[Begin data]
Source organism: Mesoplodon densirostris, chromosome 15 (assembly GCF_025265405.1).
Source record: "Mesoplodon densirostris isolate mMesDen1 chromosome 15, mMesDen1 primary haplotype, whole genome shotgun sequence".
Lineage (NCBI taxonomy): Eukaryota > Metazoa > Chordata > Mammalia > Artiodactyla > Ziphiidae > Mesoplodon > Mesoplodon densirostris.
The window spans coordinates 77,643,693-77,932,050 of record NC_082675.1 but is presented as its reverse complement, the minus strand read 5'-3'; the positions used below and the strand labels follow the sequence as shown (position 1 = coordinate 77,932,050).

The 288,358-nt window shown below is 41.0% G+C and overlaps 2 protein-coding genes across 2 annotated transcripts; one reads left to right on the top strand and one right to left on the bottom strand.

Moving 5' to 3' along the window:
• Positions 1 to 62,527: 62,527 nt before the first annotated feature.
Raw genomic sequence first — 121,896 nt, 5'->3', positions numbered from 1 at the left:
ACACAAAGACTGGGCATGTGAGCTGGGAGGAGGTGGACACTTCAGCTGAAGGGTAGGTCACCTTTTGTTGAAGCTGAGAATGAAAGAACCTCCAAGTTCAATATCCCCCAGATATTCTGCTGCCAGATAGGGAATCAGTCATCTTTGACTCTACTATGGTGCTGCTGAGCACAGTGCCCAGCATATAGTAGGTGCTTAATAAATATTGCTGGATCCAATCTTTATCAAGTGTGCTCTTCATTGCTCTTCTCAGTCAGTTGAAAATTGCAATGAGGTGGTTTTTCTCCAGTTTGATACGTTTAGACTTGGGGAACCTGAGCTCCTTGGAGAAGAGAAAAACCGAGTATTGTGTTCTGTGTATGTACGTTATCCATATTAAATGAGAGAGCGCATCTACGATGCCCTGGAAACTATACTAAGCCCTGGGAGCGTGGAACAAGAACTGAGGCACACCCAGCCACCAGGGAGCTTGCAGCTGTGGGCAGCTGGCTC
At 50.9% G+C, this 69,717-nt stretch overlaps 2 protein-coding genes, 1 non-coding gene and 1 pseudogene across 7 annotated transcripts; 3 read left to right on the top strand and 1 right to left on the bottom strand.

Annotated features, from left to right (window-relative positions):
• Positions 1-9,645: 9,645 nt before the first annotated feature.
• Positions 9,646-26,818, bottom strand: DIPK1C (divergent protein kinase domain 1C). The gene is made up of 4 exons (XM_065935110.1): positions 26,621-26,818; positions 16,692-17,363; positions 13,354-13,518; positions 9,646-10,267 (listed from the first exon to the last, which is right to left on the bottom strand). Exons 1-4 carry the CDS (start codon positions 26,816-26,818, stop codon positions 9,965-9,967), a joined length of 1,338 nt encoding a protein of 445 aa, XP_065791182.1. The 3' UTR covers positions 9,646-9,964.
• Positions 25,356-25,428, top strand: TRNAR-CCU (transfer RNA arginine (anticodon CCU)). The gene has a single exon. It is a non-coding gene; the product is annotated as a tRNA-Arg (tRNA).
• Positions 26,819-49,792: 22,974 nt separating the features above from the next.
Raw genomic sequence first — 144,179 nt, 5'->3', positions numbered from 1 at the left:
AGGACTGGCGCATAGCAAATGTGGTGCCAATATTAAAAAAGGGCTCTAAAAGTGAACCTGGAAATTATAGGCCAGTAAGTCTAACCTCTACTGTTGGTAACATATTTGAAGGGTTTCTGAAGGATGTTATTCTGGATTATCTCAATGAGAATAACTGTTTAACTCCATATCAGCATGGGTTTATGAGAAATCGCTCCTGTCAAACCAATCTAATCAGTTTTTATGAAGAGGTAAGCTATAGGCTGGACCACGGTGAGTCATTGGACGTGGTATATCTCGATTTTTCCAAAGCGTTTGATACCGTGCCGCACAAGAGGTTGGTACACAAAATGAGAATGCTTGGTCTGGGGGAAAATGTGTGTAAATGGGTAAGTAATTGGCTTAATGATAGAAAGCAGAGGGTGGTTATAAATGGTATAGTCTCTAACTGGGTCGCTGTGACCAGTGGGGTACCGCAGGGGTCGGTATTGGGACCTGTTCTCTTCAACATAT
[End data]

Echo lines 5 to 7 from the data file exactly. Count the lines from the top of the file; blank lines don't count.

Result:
The 288,358-nt window shown below is 41.0% G+C and overlaps 2 protein-coding genes across 2 annotated transcripts; one reads left to right on the top strand and one right to left on the bottom strand.

Moving 5' to 3' along the window:
• Positions 1 to 62,527: 62,527 nt before the first annotated feature.